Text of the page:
Many of us with British and Irish heritage have immigrant ancestors who traveled to America long ago.
The first colonial settlers hold a very special place in American history and our own family history, but they can be frustratingly elusive to track.
While in many cases it is impossible to find details on their actual journey, it may still be possible to uncover evidence of them in Britain or Ireland if you know a little historical context.
While immigrants in later centuries came from a wide variety of places, colonial immigration happened a little differently. Due to the absolute wilderness of North America, and the level of danger encountered during the journey, it was almost unheard of for single families or individuals to make the journey on their own.
The earliest immigrants came in large groups, and for very specific reasons - usually religious or political persecution. For them, America wasn't necessarily a land of infinite opportunity, but rather a remote safe haven and last option.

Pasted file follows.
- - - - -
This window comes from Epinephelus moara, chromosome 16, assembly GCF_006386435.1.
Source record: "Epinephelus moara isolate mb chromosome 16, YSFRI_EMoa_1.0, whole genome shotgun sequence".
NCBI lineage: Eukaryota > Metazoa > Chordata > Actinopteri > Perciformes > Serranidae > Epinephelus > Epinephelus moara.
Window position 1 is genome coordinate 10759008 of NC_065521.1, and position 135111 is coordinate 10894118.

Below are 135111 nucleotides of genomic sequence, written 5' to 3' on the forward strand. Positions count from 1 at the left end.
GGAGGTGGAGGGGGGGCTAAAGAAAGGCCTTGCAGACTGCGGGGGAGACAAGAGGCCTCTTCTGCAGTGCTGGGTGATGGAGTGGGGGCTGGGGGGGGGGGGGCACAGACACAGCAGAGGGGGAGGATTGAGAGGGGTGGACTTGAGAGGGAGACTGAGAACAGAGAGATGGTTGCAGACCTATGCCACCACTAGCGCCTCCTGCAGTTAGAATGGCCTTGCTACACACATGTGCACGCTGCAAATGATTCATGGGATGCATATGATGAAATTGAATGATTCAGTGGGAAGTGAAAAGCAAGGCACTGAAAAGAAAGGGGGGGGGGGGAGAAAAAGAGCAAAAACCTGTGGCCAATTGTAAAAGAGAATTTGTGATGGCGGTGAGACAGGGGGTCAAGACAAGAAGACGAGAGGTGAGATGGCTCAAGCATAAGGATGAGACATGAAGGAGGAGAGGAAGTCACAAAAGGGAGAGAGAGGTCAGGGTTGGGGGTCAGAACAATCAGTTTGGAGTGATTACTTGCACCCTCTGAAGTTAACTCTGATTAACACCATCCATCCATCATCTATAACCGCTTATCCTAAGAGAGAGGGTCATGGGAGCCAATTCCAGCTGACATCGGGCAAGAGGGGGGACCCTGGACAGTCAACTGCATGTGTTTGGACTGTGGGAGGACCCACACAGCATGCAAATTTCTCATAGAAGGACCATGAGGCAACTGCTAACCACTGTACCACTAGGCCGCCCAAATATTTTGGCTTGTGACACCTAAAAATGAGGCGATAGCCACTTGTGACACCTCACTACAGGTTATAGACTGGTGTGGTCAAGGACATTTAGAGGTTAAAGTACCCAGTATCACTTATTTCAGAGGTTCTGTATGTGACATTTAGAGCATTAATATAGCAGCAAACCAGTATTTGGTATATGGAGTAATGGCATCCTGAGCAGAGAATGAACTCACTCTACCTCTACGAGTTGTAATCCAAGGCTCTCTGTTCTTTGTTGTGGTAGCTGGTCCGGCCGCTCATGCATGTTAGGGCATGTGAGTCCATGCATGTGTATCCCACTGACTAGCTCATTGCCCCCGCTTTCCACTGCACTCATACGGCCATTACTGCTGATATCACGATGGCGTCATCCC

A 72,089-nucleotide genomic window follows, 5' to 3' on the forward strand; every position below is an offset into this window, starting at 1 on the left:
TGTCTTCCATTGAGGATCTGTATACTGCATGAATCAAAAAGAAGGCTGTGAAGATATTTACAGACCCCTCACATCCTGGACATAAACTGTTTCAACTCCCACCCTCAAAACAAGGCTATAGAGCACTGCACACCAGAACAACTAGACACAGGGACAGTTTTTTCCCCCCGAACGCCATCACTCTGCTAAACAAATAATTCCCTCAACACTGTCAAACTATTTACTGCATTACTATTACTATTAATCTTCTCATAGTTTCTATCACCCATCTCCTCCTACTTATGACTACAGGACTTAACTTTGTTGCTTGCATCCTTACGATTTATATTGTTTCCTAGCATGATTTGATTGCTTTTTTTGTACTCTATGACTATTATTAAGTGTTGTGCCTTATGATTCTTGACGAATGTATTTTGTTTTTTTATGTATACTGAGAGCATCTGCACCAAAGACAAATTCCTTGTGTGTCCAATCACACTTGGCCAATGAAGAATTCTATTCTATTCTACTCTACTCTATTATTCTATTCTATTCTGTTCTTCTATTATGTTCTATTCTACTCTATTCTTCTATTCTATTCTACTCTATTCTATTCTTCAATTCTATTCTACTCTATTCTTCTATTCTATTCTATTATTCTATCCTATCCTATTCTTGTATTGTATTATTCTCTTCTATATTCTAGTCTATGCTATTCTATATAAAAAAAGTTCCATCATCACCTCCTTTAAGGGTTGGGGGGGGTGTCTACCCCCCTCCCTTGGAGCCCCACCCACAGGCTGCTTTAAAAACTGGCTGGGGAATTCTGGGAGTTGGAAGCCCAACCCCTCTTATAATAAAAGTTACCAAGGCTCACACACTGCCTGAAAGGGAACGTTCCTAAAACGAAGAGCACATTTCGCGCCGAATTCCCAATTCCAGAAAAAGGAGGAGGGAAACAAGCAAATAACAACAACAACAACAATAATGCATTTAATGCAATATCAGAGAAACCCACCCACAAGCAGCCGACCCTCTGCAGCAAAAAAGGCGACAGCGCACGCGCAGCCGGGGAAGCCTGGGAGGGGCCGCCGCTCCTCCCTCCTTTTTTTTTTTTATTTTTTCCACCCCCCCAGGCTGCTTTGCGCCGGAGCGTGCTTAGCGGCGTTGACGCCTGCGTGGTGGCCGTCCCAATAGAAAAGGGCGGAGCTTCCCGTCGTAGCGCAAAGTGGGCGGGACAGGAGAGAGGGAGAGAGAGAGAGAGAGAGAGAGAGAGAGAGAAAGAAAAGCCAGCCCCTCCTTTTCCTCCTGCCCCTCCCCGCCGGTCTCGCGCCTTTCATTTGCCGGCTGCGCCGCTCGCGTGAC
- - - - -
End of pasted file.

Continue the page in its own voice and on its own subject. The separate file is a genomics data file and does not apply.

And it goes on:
So if you know where you earliest ancestors settled in America and the very general time period they immigrated, you can make a very educated guess as to what counties they originated from.
Original counties in England: Pilgrim thought and theological interpretation developed in Nottinghamshire, where a parson named Richard Clyfton promoted their original ideas. The Pilgrims who made the voyage to America came from various areas throughout England, and since there were so few, each individual Pilgrim is reasonably well researched.
Areas settled in America: Storms and winds drove the Mayflower off course and forced it to land at what is now Plymouth, Massachusetts in the middle of winter. The group spent the first season aboard the ship, and struggled immensely the following Spring and Summer, losing nearly half of the group. As some of the first settlers in America to produce descendants, many people can trace their lineage back to the Pilgrims.